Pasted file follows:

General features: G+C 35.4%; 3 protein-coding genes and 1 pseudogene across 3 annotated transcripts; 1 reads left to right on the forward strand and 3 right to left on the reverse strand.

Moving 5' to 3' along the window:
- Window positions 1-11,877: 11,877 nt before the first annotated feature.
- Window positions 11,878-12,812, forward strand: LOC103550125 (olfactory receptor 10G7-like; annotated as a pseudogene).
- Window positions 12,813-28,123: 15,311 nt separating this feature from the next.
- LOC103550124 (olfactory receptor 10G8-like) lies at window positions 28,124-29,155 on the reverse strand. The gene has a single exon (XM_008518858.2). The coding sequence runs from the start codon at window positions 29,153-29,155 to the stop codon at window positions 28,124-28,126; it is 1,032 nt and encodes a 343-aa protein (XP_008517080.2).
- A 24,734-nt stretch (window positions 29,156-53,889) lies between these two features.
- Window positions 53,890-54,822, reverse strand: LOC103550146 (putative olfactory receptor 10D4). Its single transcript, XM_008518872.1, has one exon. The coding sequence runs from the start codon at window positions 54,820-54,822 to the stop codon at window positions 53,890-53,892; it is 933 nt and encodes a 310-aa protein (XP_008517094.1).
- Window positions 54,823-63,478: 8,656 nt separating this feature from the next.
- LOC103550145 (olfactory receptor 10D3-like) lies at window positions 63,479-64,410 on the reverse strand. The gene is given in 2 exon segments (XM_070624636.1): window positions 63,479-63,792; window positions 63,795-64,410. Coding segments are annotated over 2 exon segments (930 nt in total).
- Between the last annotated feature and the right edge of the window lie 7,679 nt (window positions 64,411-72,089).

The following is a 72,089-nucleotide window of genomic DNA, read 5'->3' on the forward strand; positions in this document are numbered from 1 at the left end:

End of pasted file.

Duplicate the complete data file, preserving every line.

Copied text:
General features: G+C 35.4%; 3 protein-coding genes and 1 pseudogene across 3 annotated transcripts; 1 reads left to right on the forward strand and 3 right to left on the reverse strand.

Moving 5' to 3' along the window:
- Window positions 1-11,877: 11,877 nt before the first annotated feature.
- Window positions 11,878-12,812, forward strand: LOC103550125 (olfactory receptor 10G7-like; annotated as a pseudogene).
- Window positions 12,813-28,123: 15,311 nt separating this feature from the next.
- LOC103550124 (olfactory receptor 10G8-like) lies at window positions 28,124-29,155 on the reverse strand. The gene has a single exon (XM_008518858.2). The coding sequence runs from the start codon at window positions 29,153-29,155 to the stop codon at window positions 28,124-28,126; it is 1,032 nt and encodes a 343-aa protein (XP_008517080.2).
- A 24,734-nt stretch (window positions 29,156-53,889) lies between these two features.
- Window positions 53,890-54,822, reverse strand: LOC103550146 (putative olfactory receptor 10D4). Its single transcript, XM_008518872.1, has one exon. The coding sequence runs from the start codon at window positions 54,820-54,822 to the stop codon at window positions 53,890-53,892; it is 933 nt and encodes a 310-aa protein (XP_008517094.1).
- Window positions 54,823-63,478: 8,656 nt separating this feature from the next.
- LOC103550145 (olfactory receptor 10D3-like) lies at window positions 63,479-64,410 on the reverse strand. The gene is given in 2 exon segments (XM_070624636.1): window positions 63,479-63,792; window positions 63,795-64,410. Coding segments are annotated over 2 exon segments (930 nt in total).
- Between the last annotated feature and the right edge of the window lie 7,679 nt (window positions 64,411-72,089).

The following is a 72,089-nucleotide window of genomic DNA, read 5'->3' on the forward strand; positions in this document are numbered from 1 at the left end: